It sounds like it was somewhat of an adventure. The actress also praised her guide, Melissa Arnot Reid, who according to Moore, was "the first American Woman to ascend and descend Everest without oxygen."
Mount Everest has however been exceptionally more dangerous this year. According to Nepalese officials, an eleventh person — American lawyer Christopher Kulish — was found dead this Spring while attempting to climb to Everest’s summit — an additional 12,000 ft. above the base camp where Moore and her friends stopped their hike.
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There is so much magic in these mountains. They represent adventure in the grandest form and in a language all their own. The idea of standing at the base of the world's tallest peak with @eddiebauer, a brand that has been outfitting record-setting climbers since the beginning - from the first American ascent in 1963 (Jim Whittaker) to our guide @melissaarnot, the first American Woman to ascend and descend Everest without oxygen, is truly beyond my wildest imagination. Traversing this terrain has its challenges. Breathing at altitude, for instance, is not easy. One of the greatest gifts/lessons that Melissa simultaneously bestowed on us during this trek was the fine art of pressure breathing. It makes all the difference as you climb higher. It’s essentially a big inhale and a sharp, forceful exhale, like you’re blowing out a candle across the room, to open up your lungs, allowing you to use more oxygen, etc... Besides hydration and staying nourished, breathing is THE vital key in the fight against altitude sickness. It’s also a major takeaway that I will be employing back to the real world whether I’m in the midst of a tough workout or a weird day. Mind blown. So as we weaved around the Himalayas from 14,400ft-16,200ft-17,600ft: this particular technique was essential in propelling us forward. Needless to say, this part of the world holds a very special place in @melissaarnot’s heart so her willingness to share it, as well as her time, knowledge and endless trove of stories were so appreciated by all of us lucky enough to walk alongside her this past week. Her belief in our abilities to keep moving and ultimately make it to the base of the Mighty, Mighty Mt. Everest was so powerful. Spoiler alert: we made it!!! It’s impossible to be lucky enough to arrive at the foot of these mammoth peaks and not be attuned to the palpable energy of all of those who came before and lost their lives in these mountains. The wave of emotion: respect, reverence, appreciation....that washed over us as we took in the prayer flags and yellow domed tents of basecamp AND sat on the rocks regarding the chortens that dot the hillside of the Tukla Pass the day before, profoundly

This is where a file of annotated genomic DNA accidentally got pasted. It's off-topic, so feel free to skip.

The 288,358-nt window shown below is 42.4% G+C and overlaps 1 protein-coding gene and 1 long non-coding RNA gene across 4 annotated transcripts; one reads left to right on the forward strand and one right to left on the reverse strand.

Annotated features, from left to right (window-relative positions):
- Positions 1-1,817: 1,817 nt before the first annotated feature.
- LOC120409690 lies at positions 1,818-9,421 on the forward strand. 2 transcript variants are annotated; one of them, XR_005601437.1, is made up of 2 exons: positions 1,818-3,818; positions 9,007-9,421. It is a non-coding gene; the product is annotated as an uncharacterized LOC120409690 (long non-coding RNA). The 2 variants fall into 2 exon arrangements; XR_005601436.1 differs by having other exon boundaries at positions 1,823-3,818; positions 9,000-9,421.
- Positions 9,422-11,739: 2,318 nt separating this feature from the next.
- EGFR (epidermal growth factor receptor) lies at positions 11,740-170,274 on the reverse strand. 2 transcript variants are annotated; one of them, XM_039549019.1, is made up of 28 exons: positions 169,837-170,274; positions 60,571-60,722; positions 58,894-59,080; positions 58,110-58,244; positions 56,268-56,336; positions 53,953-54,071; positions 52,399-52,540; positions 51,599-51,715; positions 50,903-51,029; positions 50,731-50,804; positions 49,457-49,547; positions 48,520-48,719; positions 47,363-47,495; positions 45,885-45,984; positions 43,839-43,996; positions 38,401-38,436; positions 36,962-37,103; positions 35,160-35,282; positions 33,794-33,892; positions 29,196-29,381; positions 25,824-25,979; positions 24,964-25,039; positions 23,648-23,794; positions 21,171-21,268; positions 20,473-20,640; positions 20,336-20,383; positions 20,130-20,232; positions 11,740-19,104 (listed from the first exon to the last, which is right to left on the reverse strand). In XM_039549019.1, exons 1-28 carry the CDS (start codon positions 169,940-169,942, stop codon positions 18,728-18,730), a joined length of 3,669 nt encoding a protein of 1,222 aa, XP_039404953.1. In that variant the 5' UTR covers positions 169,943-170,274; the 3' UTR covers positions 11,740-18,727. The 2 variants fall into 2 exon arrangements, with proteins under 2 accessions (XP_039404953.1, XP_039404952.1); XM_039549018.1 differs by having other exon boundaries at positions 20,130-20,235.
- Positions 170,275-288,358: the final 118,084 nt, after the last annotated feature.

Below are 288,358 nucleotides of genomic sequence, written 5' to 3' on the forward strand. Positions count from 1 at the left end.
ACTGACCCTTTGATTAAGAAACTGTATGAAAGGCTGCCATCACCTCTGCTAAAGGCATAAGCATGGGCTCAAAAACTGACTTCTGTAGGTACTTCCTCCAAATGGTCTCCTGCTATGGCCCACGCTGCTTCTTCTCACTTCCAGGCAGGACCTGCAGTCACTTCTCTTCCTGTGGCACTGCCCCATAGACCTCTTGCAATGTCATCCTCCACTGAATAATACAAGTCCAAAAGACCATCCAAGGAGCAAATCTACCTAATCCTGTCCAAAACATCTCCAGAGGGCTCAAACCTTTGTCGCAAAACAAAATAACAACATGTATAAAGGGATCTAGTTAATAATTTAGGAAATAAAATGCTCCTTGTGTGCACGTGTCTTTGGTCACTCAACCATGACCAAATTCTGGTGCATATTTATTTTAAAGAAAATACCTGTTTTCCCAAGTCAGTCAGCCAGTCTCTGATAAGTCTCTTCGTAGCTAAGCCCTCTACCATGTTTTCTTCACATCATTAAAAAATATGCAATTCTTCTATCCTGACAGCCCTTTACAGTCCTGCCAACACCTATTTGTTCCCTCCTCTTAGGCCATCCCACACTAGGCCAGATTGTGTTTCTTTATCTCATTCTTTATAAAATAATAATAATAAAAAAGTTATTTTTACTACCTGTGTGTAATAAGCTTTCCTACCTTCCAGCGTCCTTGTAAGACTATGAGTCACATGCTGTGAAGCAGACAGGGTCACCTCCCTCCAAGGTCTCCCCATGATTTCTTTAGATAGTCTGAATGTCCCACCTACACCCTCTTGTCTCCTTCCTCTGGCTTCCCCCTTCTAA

This is due to many people trying to climb Everest during the few days of good weather thereby causing overcrowding. Also, according to the "New York Times," inexperienced climbers and the government of Nepal issuing a record number of permits, 381, in an effort to market the climb to people willing to pay for the experience is also adding to the problem.
Regardless of all the cons associated with climbing this year, Moore and her friends made it. Way to go girl!